Written by: Luke Fimio
Indie games? Social? Those words don’t go together:
Picture this: A single individual, eyes transfixed on the monitor, huddled over a full pot of coffee, hammering away endlessly at his or her keyboard just for a chance to bring a few strokes of creativity to an often uninspired gaming world. This was once the world for an indie video game developer.
But guess what? There’s been a revolution.
The programmers have found each other, banded together and what’s more, they’ve invited artists, musicians and anyone with creativity and a passion for video games to the party. And together they are building the Hand Eye Society.
Canzine Artcade 2009: The hand is quicker, because the eye is gawking at the games.
At the Gladstone Hotel, in downtown Toronto, ON, comic book artists, poets, and writers alike form a hipster-bazaar, offering their wares to the strolling patrons. The creative, eccentric and nerdy elite have all amassed within this one building. And deep within the buzzing crowds, an entire room has been dedicated to independent video game development. I’m impressed.
I watched as hundreds of different people strolled through the room, amazed at the fully-interactive displays and workshops that the Hand Eye Society has provided. One display allowed people to use the Gary’s Mod engine (the famed mod of the Half Life 2 engine) to create interactive levels and props in 3D space. Another allowed people to play with a program called Scratch, in which they could quickly and easily build levels using simple buttons (no coding involved, for us lay-people).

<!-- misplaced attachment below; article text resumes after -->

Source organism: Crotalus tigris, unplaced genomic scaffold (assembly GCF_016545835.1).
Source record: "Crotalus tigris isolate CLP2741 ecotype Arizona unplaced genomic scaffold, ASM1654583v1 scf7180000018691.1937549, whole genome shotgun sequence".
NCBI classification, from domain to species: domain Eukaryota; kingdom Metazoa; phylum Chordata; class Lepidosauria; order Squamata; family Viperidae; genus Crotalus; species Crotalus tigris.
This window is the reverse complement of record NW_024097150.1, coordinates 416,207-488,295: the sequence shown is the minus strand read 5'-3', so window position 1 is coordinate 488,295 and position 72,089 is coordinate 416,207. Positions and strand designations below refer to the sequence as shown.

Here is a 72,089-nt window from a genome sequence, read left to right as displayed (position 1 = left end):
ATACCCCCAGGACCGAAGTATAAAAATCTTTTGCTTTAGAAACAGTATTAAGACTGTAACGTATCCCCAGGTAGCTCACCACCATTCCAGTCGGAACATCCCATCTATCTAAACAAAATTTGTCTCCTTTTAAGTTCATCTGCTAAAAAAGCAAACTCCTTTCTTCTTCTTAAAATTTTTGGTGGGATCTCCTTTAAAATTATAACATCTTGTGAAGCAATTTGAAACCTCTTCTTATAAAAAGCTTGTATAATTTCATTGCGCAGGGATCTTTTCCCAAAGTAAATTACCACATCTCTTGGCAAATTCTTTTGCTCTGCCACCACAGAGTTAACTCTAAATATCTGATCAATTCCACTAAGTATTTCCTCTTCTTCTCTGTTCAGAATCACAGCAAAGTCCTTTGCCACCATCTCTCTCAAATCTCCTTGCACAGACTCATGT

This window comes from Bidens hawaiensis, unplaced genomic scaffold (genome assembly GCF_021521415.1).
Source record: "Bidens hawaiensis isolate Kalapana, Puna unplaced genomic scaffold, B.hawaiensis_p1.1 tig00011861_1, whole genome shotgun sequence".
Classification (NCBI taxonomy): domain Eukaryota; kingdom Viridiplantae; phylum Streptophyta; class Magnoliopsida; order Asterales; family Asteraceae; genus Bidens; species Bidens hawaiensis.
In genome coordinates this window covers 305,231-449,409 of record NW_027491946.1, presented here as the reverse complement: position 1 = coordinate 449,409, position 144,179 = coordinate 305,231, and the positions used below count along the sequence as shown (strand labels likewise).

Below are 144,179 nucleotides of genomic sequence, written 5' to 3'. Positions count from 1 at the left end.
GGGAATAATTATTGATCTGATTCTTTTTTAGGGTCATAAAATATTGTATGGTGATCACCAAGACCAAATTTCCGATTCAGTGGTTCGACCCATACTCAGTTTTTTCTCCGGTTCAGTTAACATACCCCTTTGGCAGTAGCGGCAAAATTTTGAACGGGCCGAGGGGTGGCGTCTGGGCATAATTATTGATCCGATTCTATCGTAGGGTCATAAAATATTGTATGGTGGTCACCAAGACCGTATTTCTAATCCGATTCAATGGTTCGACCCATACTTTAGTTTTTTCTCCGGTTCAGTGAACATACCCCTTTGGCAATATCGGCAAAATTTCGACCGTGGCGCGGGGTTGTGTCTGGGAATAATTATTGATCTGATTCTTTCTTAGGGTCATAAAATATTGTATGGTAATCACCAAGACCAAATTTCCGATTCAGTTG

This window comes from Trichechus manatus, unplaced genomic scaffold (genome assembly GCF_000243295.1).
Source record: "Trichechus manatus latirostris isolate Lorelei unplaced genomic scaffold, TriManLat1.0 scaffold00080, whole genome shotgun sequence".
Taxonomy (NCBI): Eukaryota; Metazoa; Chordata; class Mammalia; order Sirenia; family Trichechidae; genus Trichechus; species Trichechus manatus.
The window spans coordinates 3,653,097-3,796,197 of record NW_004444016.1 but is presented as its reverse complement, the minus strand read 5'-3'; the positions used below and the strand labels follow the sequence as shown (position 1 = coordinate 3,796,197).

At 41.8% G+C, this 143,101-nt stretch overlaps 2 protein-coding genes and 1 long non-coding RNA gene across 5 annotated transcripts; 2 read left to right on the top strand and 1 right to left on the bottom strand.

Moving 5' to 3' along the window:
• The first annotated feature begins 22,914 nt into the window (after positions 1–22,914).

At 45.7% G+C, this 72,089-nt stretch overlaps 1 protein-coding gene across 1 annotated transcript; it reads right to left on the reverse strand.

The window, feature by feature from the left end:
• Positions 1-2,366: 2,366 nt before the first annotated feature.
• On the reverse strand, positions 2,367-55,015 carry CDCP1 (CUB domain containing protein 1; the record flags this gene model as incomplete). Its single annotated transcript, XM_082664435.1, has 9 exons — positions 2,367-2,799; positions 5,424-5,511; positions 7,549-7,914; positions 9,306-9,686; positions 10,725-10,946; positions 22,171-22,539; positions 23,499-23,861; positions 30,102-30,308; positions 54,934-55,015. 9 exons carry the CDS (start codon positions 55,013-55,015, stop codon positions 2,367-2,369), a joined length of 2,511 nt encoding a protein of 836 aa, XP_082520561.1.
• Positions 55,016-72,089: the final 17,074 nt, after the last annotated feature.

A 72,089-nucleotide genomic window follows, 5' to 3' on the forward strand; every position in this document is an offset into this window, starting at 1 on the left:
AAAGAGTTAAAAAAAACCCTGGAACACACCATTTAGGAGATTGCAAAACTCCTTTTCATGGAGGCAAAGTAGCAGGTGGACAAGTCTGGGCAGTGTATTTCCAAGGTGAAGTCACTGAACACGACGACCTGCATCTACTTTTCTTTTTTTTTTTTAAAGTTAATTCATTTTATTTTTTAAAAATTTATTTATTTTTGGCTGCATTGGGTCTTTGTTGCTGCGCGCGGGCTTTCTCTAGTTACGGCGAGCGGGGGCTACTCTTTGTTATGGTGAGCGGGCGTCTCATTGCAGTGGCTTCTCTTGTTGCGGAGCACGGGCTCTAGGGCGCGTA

A rather ingenious workshop, and one that I think showed people just how creative they could be, allowed people to draw a character (as simple or as complex as they wanted) in 4 frames of a walk cycle. Then via web cam, each frame was taken into a program that created a fully interactive, video game sprite right before their eyes. For me, watching my own little creation walk back and forth across the screen was a thing of beauty. If I had named it I would have wanted to keep it.
The crown jewel of the show however had to be the extremely impressive Torontron. Yes it sounds like a beast, and yes it could take over Tokyo.
However it was only beastly in terms of its gaming presence. For all of us retro-gaming nerds the Torontron’s story is a slice of gaming heaven. The original arcade cabinet was home to a 1981 Italian arcade game called Magic Worm which was actually just a clone of the classic game we all know and love, Centipede. The game no longer played so Hand Eye Society member Jph Wacheski gutted the entire cabinet and re-worked and re-fitted the controls to play six different games all created by different indie game developers from around Toronto, ON. If the machine itself wasn’t amazing enough, the 6 games that it contained were equally stunning. The games it ran were:
• Night of the Cephalopods by Miguel Sternberg
• lockOn 2 by Jph Wacheski
• Albacross by Rosemary Mosco
• Mondrian Provoked by Jim McGinley
• Monster Puncher by BananasInPajammers
• Heavy Weather by Team Entelechynt
Each game worked off of simple but engrossing game play mechanics, and contained a unique art style that you could only find in the culture of indie games. The show was capped off by an interesting and informative slide show in which Jph Wacheski demonstrated step by step how Torontron was created.
Jim Munroe, one of the Hand Eye Society’s founding members told me that he considers the society to be an indie game advocacy group, and that’s exactly what I found them to be. The show seemed to provide many video game lovers with a breath of fresh air, showing them how easy it can be to bring your talents to life. And to those whose only interactions in the video game world consist of Rockband and possibly Wii Fit, it provided a simple spark of imagination and a look into the culture where video games all started.